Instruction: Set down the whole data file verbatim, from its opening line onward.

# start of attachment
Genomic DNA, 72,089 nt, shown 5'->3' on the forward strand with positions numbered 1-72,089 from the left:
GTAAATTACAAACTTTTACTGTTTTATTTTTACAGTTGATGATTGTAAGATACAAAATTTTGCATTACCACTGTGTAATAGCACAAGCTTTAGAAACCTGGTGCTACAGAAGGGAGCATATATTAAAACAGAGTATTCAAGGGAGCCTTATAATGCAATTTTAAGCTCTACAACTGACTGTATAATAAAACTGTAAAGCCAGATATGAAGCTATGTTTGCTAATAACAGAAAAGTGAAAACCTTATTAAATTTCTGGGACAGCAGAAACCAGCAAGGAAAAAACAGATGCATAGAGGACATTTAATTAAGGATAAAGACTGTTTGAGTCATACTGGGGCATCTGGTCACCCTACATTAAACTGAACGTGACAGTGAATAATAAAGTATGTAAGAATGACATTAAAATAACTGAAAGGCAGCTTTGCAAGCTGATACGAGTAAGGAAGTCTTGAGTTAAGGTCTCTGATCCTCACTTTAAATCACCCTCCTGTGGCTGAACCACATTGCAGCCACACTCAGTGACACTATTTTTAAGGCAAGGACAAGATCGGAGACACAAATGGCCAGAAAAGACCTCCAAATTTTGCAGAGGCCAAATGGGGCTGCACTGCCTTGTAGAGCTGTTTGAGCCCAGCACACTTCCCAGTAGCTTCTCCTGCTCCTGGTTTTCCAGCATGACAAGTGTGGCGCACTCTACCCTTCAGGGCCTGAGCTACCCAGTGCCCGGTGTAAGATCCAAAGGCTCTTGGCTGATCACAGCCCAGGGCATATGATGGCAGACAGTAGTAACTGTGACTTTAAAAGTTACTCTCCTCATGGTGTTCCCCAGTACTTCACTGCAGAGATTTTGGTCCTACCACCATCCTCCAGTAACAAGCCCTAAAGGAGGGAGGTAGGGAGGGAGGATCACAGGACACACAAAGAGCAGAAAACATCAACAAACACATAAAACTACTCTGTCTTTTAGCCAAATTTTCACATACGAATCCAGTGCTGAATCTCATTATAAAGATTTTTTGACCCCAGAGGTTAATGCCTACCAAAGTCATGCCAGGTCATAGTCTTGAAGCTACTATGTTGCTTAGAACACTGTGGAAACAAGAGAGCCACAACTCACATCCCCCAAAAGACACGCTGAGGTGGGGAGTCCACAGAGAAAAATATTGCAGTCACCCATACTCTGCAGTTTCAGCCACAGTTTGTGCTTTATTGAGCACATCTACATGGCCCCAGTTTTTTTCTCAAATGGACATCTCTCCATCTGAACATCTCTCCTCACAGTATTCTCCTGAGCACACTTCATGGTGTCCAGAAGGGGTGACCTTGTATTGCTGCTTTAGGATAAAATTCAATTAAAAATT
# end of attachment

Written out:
Genomic DNA, 72,089 nt, shown 5'->3' on the forward strand with positions numbered 1-72,089 from the left:
GTAAATTACAAACTTTTACTGTTTTATTTTTACAGTTGATGATTGTAAGATACAAAATTTTGCATTACCACTGTGTAATAGCACAAGCTTTAGAAACCTGGTGCTACAGAAGGGAGCATATATTAAAACAGAGTATTCAAGGGAGCCTTATAATGCAATTTTAAGCTCTACAACTGACTGTATAATAAAACTGTAAAGCCAGATATGAAGCTATGTTTGCTAATAACAGAAAAGTGAAAACCTTATTAAATTTCTGGGACAGCAGAAACCAGCAAGGAAAAAACAGATGCATAGAGGACATTTAATTAAGGATAAAGACTGTTTGAGTCATACTGGGGCATCTGGTCACCCTACATTAAACTGAACGTGACAGTGAATAATAAAGTATGTAAGAATGACATTAAAATAACTGAAAGGCAGCTTTGCAAGCTGATACGAGTAAGGAAGTCTTGAGTTAAGGTCTCTGATCCTCACTTTAAATCACCCTCCTGTGGCTGAACCACATTGCAGCCACACTCAGTGACACTATTTTTAAGGCAAGGACAAGATCGGAGACACAAATGGCCAGAAAAGACCTCCAAATTTTGCAGAGGCCAAATGGGGCTGCACTGCCTTGTAGAGCTGTTTGAGCCCAGCACACTTCCCAGTAGCTTCTCCTGCTCCTGGTTTTCCAGCATGACAAGTGTGGCGCACTCTACCCTTCAGGGCCTGAGCTACCCAGTGCCCGGTGTAAGATCCAAAGGCTCTTGGCTGATCACAGCCCAGGGCATATGATGGCAGACAGTAGTAACTGTGACTTTAAAAGTTACTCTCCTCATGGTGTTCCCCAGTACTTCACTGCAGAGATTTTGGTCCTACCACCATCCTCCAGTAACAAGCCCTAAAGGAGGGAGGTAGGGAGGGAGGATCACAGGACACACAAAGAGCAGAAAACATCAACAAACACATAAAACTACTCTGTCTTTTAGCCAAATTTTCACATACGAATCCAGTGCTGAATCTCATTATAAAGATTTTTTGACCCCAGAGGTTAATGCCTACCAAAGTCATGCCAGGTCATAGTCTTGAAGCTACTATGTTGCTTAGAACACTGTGGAAACAAGAGAGCCACAACTCACATCCCCCAAAAGACACGCTGAGGTGGGGAGTCCACAGAGAAAAATATTGCAGTCACCCATACTCTGCAGTTTCAGCCACAGTTTGTGCTTTATTGAGCACATCTACATGGCCCCAGTTTTTTTCTCAAATGGACATCTCTCCATCTGAACATCTCTCCTCACAGTATTCTCCTGAGCACACTTCATGGTGTCCAGAAGGGGTGACCTTGTATTGCTGCTTTAGGATAAAATTCAATTAAAAATT